Managing upwards
Associate Professor Phang highlighted that there is “no short cut” in managing bosses. There is a need to constantly interact with your supervisor to understand their priorities, pain points and expectations. Time is required to accumulate and develop social capital. “The underlying objective of social capital is favour exchange”, stressed Associate Professor Phang. “There are times when you need your supervisor’s favour to allow you to be excused for certain things and in return, when you are less stressed, you should put in more effort to support them.”

For those trapped between two different bosses with conflicting priorities, Mr Na said, “Leaders need to set the tone. We should not put the person below in confusion. It should be sorted out by the leaders, though that depends on the quality of the leaders.” Ms Ang also shared LinkedIn’s RAPID framework—Recommendation, Agree, Perform, Input, and Decision—which allows clarity about who the ultimate decision maker is, and what the roles and responsibilities are, making things easier for the person trapped in between.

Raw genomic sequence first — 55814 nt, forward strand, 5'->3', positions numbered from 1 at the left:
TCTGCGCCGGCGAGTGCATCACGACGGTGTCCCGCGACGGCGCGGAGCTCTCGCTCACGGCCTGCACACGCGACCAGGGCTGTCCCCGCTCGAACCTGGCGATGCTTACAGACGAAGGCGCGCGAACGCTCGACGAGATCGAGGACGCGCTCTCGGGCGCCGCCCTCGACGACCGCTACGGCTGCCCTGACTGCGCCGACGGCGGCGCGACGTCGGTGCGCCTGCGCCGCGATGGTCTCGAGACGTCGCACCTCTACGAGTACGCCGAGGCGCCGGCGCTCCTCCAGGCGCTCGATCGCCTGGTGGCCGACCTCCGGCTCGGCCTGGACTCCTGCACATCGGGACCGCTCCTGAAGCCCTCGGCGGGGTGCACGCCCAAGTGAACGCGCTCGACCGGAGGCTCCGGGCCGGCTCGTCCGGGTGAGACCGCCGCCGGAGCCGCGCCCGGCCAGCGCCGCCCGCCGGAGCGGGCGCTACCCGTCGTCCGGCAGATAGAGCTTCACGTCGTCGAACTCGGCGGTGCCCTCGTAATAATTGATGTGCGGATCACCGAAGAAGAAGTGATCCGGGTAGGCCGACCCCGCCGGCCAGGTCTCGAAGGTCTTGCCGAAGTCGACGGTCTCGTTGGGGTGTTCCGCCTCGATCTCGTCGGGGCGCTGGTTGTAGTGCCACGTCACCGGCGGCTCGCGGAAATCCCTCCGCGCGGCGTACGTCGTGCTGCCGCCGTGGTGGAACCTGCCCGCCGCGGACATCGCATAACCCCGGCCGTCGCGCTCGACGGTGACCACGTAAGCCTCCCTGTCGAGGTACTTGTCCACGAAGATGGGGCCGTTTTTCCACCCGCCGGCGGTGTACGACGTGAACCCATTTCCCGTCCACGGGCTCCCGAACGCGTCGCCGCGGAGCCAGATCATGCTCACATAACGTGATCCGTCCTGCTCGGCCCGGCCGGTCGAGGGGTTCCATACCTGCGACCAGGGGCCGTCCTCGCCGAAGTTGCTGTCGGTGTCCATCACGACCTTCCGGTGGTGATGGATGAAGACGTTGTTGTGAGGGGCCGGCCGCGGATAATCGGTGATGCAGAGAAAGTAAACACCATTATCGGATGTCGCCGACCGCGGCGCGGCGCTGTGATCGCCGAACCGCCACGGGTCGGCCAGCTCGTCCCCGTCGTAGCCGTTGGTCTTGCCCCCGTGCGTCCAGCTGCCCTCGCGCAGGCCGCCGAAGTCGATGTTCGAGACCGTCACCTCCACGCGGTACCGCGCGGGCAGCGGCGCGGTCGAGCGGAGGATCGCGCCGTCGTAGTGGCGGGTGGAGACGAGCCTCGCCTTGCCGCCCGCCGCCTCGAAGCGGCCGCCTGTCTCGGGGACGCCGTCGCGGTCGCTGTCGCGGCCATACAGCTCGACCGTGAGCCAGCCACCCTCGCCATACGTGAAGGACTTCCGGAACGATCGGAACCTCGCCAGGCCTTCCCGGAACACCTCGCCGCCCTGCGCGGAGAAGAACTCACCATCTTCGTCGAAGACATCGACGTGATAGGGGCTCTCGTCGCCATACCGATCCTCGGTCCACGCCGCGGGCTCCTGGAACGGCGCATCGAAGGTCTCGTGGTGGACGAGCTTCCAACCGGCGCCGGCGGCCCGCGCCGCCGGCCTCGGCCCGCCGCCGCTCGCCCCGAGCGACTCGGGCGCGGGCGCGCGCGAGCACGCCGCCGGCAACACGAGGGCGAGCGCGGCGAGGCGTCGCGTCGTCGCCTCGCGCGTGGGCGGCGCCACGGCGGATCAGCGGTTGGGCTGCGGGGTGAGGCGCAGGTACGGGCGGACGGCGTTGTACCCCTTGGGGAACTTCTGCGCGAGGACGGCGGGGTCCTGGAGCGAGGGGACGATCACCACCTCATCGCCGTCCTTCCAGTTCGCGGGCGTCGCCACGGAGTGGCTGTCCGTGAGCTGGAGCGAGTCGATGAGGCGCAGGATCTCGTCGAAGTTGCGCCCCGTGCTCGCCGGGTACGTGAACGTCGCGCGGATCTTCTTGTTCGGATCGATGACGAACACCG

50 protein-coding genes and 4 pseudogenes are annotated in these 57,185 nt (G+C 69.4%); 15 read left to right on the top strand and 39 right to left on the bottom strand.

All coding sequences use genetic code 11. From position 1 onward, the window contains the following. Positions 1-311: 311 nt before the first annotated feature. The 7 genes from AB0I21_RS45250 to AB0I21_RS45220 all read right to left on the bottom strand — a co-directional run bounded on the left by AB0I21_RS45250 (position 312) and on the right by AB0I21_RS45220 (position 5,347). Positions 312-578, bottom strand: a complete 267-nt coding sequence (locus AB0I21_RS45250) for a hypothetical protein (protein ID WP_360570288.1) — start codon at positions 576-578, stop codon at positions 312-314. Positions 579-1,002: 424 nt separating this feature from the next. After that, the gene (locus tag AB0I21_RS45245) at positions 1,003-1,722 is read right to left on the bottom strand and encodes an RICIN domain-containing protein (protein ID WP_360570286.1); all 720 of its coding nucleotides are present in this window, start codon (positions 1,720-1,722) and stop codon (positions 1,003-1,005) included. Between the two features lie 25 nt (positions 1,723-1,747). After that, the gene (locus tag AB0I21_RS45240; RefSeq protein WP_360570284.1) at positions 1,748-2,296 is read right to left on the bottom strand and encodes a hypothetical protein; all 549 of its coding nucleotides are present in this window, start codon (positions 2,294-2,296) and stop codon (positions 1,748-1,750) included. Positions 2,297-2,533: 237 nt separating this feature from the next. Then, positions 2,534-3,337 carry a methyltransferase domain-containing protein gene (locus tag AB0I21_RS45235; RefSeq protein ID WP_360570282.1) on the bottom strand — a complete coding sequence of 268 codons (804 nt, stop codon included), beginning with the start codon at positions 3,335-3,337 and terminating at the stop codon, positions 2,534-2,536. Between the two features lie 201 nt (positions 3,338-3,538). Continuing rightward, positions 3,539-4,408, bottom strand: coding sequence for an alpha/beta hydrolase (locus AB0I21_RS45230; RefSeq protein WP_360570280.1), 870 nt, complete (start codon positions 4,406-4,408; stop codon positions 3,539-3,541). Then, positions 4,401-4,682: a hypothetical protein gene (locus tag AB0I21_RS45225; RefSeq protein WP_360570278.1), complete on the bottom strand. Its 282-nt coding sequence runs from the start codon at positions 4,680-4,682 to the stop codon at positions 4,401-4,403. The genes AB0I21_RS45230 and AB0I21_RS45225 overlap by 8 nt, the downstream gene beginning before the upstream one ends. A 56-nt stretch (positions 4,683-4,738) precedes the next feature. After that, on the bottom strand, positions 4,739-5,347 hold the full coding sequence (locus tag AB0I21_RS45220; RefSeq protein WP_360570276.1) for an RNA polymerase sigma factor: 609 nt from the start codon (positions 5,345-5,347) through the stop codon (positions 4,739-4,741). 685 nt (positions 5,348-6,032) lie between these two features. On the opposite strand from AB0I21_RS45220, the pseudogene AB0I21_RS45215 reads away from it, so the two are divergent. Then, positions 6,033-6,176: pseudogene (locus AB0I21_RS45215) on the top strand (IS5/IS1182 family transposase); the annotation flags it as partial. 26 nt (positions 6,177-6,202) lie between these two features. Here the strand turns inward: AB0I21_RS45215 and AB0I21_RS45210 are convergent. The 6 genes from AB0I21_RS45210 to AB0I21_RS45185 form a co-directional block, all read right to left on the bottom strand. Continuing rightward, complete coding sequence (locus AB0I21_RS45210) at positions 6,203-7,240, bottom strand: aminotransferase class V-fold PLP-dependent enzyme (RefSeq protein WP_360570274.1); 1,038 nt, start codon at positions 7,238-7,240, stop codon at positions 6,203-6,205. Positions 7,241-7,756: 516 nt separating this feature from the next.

Participants were interested to know how they should handle micromanagers. Ms Ang noted that this is often an issue of trust. “Micromanagers often micromanage because they don’t believe they are kept in the loop or they have not established trust yet. Therefore, it is important to reflect on yourself and consider what you have done to establish the trust, and how you can communicate with your boss so that they feel they are kept in the loop.”

The good and bad leader
Participants asked if there is a contradiction between being agile and open to feedback versus having strong values and principles. Mr Na pointed out, “Values and ethics are core to a person. Feedback is more on behaviours and styles that are more malleable.” Having said that, Mr Na believes that one of the characteristics of a good leader is to ask difficult questions in order to solve real problems and make progress. One just need to ask them in a sensitive and accountable manner.